Kashyap and Griffin go on twice to argue that devaluation will lead to greater "dignity" for Southern workers. We know a little about how printing money devaules a currency and inflates. We know a tiny bit about whether that effort can give a one time boost to exports, and sets up poor expectations about another bender. This is the first time I've heard serious economists adduce that we know a cause and effect relationship from monetary policy to "dignity," and that depreciating the currency promotes more of the latter.
Doesn't devaluation automatically mean inflation, at least eventually? Kashyap and Griffin are silent. Feldstein goes on to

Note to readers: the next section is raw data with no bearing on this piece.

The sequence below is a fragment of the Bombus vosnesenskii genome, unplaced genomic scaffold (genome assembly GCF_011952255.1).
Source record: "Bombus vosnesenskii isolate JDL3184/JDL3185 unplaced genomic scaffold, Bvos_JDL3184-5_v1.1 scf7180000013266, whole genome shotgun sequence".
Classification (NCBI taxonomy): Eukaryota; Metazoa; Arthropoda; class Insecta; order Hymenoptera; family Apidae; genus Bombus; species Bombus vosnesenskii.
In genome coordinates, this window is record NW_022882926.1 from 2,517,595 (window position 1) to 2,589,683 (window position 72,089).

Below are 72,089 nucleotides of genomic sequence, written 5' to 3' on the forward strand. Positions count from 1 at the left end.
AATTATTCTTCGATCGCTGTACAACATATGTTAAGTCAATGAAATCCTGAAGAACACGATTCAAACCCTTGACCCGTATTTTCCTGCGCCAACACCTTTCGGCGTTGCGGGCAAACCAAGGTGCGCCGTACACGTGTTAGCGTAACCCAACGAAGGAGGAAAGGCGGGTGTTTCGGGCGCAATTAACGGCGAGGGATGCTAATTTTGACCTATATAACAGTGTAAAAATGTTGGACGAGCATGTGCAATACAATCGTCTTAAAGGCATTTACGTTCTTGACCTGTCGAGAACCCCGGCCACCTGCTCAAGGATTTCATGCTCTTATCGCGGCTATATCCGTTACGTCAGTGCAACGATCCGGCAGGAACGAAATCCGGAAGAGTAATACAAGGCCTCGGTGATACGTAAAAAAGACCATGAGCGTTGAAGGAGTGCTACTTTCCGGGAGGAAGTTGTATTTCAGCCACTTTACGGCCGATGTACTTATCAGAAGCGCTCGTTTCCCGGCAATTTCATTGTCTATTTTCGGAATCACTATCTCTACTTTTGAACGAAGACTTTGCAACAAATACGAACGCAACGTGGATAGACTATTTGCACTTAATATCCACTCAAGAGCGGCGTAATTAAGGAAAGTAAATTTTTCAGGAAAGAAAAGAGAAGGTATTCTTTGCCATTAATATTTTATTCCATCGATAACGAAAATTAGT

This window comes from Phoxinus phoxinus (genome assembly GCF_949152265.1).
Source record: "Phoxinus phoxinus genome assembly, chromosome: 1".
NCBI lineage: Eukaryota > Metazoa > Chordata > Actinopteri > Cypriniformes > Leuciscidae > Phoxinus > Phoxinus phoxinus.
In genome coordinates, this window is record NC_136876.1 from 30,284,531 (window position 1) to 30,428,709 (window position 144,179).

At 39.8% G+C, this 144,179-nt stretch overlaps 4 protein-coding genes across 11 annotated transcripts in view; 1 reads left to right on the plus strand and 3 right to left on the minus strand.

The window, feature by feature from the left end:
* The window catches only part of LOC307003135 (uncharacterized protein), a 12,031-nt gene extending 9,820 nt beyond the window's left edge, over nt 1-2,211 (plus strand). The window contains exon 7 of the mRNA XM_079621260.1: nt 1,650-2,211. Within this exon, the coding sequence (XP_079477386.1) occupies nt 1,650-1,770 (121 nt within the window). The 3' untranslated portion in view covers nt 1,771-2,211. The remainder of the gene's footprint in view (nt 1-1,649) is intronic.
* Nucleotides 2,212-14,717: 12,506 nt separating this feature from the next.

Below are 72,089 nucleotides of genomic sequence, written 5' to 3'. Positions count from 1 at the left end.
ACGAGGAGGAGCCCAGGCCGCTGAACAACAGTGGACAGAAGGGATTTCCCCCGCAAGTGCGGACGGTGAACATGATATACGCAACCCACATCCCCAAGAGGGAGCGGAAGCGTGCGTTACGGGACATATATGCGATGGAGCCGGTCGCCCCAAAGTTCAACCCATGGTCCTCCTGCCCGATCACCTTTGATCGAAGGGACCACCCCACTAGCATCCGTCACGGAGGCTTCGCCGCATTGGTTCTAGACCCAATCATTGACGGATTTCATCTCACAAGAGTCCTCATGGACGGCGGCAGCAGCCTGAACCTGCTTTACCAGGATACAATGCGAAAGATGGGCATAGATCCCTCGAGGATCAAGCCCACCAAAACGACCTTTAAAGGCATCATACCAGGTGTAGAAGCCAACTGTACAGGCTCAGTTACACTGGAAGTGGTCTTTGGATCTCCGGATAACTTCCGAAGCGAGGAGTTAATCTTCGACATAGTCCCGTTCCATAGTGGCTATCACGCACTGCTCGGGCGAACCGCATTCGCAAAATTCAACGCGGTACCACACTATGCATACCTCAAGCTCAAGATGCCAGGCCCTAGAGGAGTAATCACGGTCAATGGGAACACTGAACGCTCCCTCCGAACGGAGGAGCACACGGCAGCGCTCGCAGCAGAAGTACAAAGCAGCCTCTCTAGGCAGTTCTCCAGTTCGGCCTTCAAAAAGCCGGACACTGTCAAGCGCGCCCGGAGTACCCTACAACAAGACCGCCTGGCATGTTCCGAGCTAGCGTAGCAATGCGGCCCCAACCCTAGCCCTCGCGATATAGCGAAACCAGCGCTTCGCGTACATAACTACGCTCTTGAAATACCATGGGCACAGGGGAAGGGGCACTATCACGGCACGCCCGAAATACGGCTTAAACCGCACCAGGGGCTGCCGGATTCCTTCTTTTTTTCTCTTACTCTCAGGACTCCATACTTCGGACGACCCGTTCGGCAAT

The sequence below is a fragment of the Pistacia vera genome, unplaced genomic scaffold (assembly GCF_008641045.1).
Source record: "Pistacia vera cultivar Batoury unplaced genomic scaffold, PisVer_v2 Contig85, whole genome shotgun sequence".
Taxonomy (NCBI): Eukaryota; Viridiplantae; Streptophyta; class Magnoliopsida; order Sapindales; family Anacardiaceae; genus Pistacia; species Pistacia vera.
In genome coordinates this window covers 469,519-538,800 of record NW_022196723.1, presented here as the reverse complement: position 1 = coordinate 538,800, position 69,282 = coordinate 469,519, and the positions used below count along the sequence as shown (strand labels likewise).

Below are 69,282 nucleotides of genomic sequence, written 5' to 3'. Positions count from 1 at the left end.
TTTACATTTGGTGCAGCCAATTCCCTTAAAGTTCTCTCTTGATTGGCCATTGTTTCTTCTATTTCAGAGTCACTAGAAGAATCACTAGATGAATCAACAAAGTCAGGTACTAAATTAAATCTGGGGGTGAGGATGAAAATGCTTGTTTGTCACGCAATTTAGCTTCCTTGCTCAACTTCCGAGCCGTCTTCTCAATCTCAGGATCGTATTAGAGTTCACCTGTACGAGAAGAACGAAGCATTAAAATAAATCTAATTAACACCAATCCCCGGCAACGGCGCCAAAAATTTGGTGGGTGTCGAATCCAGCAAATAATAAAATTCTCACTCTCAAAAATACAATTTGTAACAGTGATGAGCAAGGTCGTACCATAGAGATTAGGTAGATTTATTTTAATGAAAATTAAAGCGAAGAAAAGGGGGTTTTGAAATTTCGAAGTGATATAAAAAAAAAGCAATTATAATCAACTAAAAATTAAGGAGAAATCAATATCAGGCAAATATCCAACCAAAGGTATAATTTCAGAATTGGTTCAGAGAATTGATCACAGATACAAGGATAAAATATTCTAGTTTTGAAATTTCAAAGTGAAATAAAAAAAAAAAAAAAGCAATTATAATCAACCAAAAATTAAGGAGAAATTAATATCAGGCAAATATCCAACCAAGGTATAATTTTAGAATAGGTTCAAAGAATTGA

Although a decline of the euro would mean higher import prices in euro-zone countries, it need not mean higher inflation or even a higher overall price level. The ECB could in principle continue to aim at a 2% inflation rate with lower prices of domestic goods and services offsetting the higher prices of imports from outside the euro zone. At worst, the ECB could allow a one-time pass-through of the higher import costs but prevent any further increases in inflation rates.I thought the one thing we all agreed on is that money is neutral in the long run. Certainly the repeated devaluations of the 70s and 80s were almost perfectly matched with extra inflation. Why would this time be different? We might as well hope that the Physicists at CERN will repeal conservation of energy with the new Higgs Boson.
OK, one point of agreement: